Cameron: rural Tories should back planning changes

Reports that Prime Minister David Cameron has suggested that 'countryside Tories should stop opposing the coalition's controversial planning reforms' feature in today's newspaper round-up.


The Telegraph says that
, "asked what he would say to Tory voters who will refuse to vote for the Conservatives because of their concerns over planning, Mr Cameron said: ‘I think that planning reform is important. It's important that we build more houses because the average age of the first-time buyer has crept into the 30s and I believe in a socially mobile opportunity society where people can achieve their dream of home ownership’". The newspaper says that Cameron’s remarks "will anger countryside campaigners, who say that the changes have led to unwanted development on some of Britain’s most precious rural landscapes".

The Guardian reports that more than £75 million has been cut from England's parks and open spaces budgets since 2010, according to a report from the think-tank Policy Exchange. "The cuts show a north-south divide, with spending reductions more than twice as great in the north and the Midlands than in the south", the newspaper says.

Chancellor George Osborne "is coming under mounting pressure to throw a lifeline to shops and businesses across Britain by announcing a freeze in business rates", the Telegraph reports. The newspaper says the tax, "which brings in £25 billion a year for the Treasury, is overtaking rents as the biggest cost faced by shops, according to senior figures in the retail industry". The newspaper calls on Osborne, "to announce in next month’s Autumn Statement a two-year freeze to business rates, bringing an end to more than two decades of inflation-linked increases, and allowing time to decide how to reform the tax".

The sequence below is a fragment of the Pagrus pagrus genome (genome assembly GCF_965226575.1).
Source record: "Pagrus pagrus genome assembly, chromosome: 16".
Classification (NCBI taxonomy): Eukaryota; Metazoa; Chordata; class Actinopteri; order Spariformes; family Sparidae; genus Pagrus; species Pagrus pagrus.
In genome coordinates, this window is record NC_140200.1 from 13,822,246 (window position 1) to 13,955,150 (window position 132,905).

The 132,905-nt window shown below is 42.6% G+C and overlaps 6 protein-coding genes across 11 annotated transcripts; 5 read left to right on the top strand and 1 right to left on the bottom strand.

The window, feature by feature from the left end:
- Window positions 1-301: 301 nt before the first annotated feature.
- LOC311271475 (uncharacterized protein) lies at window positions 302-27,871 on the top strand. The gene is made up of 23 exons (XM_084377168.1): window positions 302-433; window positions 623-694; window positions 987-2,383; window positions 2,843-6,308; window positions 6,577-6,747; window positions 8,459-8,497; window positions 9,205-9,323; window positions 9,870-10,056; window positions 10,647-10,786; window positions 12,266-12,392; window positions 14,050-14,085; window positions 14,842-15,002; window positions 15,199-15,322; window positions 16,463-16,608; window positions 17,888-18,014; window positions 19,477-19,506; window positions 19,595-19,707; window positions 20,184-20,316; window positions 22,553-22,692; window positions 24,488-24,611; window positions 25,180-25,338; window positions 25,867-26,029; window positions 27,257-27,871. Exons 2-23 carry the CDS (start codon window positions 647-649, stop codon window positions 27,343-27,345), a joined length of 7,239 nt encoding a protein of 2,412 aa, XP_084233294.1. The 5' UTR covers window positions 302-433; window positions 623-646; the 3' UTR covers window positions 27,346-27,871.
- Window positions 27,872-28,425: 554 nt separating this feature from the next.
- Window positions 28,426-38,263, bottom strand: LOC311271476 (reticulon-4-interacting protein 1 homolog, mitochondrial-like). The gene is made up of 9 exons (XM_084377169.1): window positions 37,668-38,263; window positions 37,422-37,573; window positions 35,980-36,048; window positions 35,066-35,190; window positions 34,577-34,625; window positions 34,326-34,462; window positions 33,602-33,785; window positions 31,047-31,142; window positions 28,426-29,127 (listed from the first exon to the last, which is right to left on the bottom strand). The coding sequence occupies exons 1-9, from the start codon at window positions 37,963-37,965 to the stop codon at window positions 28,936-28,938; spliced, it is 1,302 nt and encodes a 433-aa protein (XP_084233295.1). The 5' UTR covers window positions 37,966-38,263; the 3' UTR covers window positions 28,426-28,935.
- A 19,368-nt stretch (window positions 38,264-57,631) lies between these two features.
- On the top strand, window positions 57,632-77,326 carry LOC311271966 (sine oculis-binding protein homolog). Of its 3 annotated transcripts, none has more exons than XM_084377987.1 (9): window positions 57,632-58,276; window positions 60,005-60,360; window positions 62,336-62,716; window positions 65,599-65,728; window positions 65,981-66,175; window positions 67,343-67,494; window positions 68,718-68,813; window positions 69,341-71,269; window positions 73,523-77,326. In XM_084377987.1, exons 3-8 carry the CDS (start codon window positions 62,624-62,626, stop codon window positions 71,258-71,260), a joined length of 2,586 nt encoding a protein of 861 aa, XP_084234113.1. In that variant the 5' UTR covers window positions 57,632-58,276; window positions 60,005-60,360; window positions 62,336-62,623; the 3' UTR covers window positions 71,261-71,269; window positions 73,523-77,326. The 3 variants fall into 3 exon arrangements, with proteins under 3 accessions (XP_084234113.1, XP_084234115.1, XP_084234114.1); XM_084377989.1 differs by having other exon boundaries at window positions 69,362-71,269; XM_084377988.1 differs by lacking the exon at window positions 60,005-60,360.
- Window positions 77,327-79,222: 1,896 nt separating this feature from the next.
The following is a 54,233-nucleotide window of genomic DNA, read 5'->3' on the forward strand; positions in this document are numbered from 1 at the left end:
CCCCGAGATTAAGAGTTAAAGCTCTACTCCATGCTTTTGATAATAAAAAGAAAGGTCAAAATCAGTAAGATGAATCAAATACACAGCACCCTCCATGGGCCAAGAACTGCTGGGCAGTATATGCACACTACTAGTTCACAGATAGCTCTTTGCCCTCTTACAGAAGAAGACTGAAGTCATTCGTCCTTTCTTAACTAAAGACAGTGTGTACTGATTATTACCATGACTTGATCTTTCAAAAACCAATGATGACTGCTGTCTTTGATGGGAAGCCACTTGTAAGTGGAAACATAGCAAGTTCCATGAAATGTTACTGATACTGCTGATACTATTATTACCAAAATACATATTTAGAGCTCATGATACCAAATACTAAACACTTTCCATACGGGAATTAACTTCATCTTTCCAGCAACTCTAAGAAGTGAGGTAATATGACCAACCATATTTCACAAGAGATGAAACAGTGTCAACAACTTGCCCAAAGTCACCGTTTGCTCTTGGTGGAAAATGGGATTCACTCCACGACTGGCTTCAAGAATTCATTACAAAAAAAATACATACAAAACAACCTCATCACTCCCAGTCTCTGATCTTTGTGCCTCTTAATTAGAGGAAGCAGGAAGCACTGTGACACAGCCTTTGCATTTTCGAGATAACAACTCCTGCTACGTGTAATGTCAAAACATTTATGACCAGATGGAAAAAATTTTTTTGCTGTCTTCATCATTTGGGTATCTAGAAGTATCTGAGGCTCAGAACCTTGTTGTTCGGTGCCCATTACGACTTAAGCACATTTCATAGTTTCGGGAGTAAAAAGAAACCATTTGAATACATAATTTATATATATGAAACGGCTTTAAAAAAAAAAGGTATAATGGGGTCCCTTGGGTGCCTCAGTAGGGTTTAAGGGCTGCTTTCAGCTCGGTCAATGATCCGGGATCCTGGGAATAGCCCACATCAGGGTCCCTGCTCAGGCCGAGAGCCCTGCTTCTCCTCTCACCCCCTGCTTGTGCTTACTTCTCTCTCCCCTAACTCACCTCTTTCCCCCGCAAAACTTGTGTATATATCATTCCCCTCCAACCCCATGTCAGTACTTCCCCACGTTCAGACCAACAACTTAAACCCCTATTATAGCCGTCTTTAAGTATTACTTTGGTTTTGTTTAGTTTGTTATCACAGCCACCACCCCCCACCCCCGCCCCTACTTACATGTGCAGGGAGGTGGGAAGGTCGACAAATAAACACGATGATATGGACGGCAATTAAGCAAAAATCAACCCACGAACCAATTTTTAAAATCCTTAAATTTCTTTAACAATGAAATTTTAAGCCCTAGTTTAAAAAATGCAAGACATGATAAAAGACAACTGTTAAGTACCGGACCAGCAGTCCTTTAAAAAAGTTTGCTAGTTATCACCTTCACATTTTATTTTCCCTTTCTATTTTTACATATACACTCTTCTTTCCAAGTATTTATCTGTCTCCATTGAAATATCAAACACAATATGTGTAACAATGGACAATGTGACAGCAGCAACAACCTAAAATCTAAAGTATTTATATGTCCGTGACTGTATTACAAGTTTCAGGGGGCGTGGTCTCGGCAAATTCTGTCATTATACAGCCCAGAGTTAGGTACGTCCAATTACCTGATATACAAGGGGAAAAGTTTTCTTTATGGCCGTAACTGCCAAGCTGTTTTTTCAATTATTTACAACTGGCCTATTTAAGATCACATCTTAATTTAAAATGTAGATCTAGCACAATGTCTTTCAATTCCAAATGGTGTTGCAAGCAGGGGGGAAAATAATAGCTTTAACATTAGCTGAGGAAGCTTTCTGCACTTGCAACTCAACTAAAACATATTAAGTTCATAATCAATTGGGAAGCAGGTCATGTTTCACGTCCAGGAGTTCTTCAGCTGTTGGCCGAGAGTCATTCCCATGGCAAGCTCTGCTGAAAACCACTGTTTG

The Guardian reports that research carried out by it has shown that "scrapping the government's commitment to key measures to bring energy efficiency improvements to homes would cost tens of thousands of future UK jobs". The newspaper says that if the energy companies obligation was scrapped, "at least 30,000 ‘blue collar’ jobs in installing insulation, new boilers and construction projects" would be at risk.

The Times (subscription) reports that the "tide has tuned for homeowners outside the South East, with demand for property in the North increasing fast and houses finally starting to sell again after the crash of 2008". The newspaper says that Liverpool has become the fastest place to sell a home and other cities in the North, such as Sheffield and Manchester are also showing signs of greater demand.




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